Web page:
Every day is #ADayToUnite when you have breast cancer

Jackie Scully | 04 February 2016

A hand wearing a World Cancer Day Unity Band

Jackie Scully tells us why she's proud to be wearing a pink Unity Band this World Cancer Day.

When I look at my Unity Band, I don’t just think about the four amazing charities uniting to help those affected by cancer. I also think about all the fantastic people who worked together to save my life – when cancer had other ideas.

A day I won’t forget

17 January 2014 is a date I’ll never forget. It was the day I walked into the hospital on my own with a copy of Bridget Jones’s Diary, and walked out with a diagnosis of breast cancer.

It was also the day I discovered Breast Cancer Care.

When you're on your own in the breast clinic, and the lack of mobile reception prevents you from reaching friends and family, it's hard to find comfort in a box of tissues and a vending machine cup of tea.

That's why I’ll always be grateful to this wonderful charity for their booklets and supportive information, which gave me the strength to pick myself up off the floor that day.

They were there for me from day one and, two years on, they’re still a huge part of my life. I’m grateful for not just that day, but the way they have helped me greet every day with a smile.

Support from day one

When I think back over the last two years, I don't think about the day I lost a boob and gained a surgically flattened stomach. I don't think about the nights when we would sleep with a washing-up bowl by the bed after chemo or the strange radiotherapy tattoos.

When I think back, I remember the amazing Breast Cancer Care website and how it helped me navigate a sea of treatment decisions and strange acronyms.

I remember the kind emails from Someone Like Me volunteer Karen, a lady with a similar story and a similar understanding of the journey I was about to face.

I remember my hilarious HeadStrong appointment, where I met Breast Cancer Care’s answer to Trinny and Susannah and discovered that I didn't need a wig of my old hairstyle to feel like me.

I remember the Younger Women Together event, where I could talk openly with young women just like me about losing my nose hair, not being able to wee in a straight line and the fact that hot flushes are so much worse than you could ever possibly imagine.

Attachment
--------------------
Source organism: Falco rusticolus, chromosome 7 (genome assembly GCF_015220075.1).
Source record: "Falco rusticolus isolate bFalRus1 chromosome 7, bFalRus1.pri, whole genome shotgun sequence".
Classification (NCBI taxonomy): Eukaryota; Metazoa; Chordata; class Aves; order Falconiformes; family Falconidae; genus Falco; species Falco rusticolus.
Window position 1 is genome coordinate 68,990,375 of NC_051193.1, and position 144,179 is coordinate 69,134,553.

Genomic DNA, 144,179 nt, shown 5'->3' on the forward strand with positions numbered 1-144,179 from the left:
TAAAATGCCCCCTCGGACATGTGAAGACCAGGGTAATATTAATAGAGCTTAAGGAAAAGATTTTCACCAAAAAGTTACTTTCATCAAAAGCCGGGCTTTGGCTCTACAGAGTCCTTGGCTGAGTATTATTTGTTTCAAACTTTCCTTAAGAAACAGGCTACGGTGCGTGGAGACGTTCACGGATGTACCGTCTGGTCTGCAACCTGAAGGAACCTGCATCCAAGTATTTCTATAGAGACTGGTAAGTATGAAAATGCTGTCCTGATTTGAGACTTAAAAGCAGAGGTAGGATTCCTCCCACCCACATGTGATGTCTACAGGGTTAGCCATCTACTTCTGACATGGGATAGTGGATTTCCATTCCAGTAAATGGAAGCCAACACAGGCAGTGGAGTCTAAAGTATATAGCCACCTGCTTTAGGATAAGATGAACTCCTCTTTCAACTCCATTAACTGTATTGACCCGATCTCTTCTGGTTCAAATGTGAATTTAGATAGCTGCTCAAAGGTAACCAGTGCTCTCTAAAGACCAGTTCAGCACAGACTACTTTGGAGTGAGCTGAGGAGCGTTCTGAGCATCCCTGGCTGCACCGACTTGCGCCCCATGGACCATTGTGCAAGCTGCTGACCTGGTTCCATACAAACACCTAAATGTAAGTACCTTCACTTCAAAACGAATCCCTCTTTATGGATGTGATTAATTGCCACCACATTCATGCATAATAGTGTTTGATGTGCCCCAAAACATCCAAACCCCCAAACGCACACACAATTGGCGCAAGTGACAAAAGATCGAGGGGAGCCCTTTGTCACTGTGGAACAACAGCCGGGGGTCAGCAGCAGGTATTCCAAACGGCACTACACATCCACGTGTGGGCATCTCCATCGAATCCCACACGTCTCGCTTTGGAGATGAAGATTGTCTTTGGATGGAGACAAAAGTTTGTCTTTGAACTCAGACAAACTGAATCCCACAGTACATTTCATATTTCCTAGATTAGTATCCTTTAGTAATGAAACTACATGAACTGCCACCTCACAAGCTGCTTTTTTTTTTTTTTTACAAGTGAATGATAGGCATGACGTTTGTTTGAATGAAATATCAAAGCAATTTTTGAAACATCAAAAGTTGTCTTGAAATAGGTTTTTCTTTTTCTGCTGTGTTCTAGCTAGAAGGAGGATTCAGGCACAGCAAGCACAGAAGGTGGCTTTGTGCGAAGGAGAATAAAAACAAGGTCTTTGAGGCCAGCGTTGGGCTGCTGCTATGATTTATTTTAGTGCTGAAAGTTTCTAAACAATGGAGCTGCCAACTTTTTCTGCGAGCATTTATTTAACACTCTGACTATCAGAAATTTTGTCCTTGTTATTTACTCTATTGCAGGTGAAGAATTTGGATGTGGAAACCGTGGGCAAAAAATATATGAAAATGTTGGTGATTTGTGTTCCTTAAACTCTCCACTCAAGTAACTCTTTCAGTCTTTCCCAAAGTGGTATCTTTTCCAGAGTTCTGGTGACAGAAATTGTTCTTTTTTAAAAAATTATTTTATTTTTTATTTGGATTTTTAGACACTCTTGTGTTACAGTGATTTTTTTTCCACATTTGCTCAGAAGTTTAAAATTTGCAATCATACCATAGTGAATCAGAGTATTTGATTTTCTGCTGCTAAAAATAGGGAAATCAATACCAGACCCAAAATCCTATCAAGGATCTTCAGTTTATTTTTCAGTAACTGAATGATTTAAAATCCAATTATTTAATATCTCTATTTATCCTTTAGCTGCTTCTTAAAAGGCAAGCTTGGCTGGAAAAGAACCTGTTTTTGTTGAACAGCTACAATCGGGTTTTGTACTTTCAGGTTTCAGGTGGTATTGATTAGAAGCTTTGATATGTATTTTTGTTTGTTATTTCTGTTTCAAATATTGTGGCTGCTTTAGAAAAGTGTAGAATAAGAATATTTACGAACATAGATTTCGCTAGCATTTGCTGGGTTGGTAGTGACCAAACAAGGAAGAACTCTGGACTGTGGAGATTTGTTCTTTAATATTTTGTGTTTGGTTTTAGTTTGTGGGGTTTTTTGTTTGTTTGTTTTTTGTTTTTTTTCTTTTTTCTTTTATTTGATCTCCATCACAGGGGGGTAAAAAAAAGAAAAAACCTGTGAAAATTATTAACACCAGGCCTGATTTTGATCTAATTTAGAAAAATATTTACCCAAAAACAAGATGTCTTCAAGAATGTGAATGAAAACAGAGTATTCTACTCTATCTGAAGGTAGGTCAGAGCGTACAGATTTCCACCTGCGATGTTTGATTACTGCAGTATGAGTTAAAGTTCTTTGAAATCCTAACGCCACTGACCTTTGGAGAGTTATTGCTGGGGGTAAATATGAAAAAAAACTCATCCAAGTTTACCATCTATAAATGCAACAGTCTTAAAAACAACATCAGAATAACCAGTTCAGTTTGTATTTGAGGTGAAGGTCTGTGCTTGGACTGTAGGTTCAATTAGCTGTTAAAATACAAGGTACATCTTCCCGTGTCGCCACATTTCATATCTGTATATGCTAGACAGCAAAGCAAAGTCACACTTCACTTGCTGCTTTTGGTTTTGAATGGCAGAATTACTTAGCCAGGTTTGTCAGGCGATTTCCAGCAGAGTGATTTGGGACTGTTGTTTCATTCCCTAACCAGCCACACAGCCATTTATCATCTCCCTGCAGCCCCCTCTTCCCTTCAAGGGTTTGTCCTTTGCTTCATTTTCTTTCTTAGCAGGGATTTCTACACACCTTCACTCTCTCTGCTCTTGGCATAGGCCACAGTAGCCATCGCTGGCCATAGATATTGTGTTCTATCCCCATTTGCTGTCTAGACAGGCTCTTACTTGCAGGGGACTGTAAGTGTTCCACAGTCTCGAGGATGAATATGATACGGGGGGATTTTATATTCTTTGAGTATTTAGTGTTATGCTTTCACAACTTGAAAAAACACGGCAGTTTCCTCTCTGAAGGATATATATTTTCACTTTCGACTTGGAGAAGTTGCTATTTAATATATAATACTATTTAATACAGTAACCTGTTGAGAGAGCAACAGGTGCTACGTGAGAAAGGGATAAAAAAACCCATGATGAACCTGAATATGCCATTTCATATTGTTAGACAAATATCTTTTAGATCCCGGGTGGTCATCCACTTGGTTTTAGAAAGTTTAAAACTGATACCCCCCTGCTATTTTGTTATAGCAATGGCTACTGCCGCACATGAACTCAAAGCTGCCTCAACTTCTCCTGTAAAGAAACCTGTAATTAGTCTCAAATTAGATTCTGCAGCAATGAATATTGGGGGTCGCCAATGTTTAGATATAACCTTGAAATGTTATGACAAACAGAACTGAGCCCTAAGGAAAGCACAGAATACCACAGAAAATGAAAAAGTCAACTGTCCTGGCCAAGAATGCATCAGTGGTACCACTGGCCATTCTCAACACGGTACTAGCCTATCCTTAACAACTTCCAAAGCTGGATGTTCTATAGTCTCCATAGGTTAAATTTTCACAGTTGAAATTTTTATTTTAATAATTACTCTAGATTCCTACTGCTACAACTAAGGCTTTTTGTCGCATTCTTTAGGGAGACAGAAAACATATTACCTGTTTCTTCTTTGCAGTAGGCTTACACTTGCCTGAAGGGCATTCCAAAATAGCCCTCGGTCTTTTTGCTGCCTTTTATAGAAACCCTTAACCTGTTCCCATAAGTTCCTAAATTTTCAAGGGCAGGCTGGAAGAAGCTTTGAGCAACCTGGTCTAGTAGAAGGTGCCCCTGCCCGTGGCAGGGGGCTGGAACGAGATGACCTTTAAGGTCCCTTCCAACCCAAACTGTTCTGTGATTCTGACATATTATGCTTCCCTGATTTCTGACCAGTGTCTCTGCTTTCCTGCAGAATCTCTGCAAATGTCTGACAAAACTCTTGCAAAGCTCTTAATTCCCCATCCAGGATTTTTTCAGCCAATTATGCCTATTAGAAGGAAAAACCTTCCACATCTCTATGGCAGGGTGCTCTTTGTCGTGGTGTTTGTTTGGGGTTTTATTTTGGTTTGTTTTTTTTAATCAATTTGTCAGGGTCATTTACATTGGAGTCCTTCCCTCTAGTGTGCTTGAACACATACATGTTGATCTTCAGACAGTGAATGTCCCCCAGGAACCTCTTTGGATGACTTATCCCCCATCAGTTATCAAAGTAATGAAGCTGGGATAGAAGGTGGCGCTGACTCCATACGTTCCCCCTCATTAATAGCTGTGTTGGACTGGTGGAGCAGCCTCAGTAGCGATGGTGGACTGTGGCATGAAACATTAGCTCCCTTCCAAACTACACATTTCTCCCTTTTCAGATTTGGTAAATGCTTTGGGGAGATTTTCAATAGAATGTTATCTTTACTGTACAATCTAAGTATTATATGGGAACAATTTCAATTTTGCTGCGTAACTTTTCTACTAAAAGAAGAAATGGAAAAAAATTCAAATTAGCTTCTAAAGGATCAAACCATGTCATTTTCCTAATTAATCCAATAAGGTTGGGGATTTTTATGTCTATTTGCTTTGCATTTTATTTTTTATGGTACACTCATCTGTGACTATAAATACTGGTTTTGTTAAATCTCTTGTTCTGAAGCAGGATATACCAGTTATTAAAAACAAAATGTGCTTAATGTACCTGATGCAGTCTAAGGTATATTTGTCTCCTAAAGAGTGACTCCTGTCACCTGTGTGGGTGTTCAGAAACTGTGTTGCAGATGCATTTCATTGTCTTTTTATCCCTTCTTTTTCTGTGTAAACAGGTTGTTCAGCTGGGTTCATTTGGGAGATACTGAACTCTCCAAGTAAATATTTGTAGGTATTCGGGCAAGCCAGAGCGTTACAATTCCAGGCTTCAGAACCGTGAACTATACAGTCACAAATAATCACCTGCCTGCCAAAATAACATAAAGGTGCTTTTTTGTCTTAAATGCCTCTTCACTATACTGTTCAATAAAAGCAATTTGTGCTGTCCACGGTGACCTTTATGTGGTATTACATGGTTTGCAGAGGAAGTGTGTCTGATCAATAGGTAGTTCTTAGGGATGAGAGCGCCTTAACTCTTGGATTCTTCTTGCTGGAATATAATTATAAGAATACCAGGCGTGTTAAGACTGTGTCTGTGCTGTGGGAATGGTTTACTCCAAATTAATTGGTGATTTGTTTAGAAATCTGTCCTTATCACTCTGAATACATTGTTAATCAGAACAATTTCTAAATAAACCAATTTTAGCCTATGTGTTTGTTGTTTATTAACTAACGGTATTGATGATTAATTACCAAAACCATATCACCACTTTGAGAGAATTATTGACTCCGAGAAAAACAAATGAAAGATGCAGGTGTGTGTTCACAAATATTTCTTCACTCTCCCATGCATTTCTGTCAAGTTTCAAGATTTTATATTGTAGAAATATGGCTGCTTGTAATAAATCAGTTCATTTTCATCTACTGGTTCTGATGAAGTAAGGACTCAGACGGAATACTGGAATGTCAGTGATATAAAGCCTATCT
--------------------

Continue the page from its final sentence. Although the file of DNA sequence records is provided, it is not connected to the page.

I remember that it was Breast Cancer Care that helped me live my life when cancer was busy trying to take it away. Not only did they teach me to embrace my bald head and love my scars, but they also showed me that it's OK to not be OK.

Making every day count

They were also the reason I woke up just weeks after diagnosis and decided I wouldn't count the days until the end of active treatment, but I’d make every day count.

When I was in hospital a nurse asked: 'What would you want your gravestone to say?' It's the most sobering thing anyone has ever said to me and it’s a thought that motivates me every day.

Breast Cancer Care gave me my life back – and packed it with meaning in the process. I also dusted off my trainers and ran my first 10k while on chemotherapy because of them.

And it's because of Breast Cancer Care that I will be running the London Marathon this April. Before cancer, I thought running up the road was impossible. Breast Cancer Care gave me the confidence to believe I could fight the cancer in front of me and the negative thoughts in my head that were holding me back in life.

Marathon training day

Jackie (middle) and the Breast Cancer Care Events team, London Marathon training day 2016 

While this is a journey I would never have wanted to start, I feel blessed to have met so many special people along the way, including the team at this brilliant charity.

Thank you Breast Cancer Care for all you have done not just for me, but for thousands of people just like me.

That’s why this little band on my wrist means more to me than I could ever possibly explain.

Wear a Breast Cancer Care Unity Band on World Cancer Day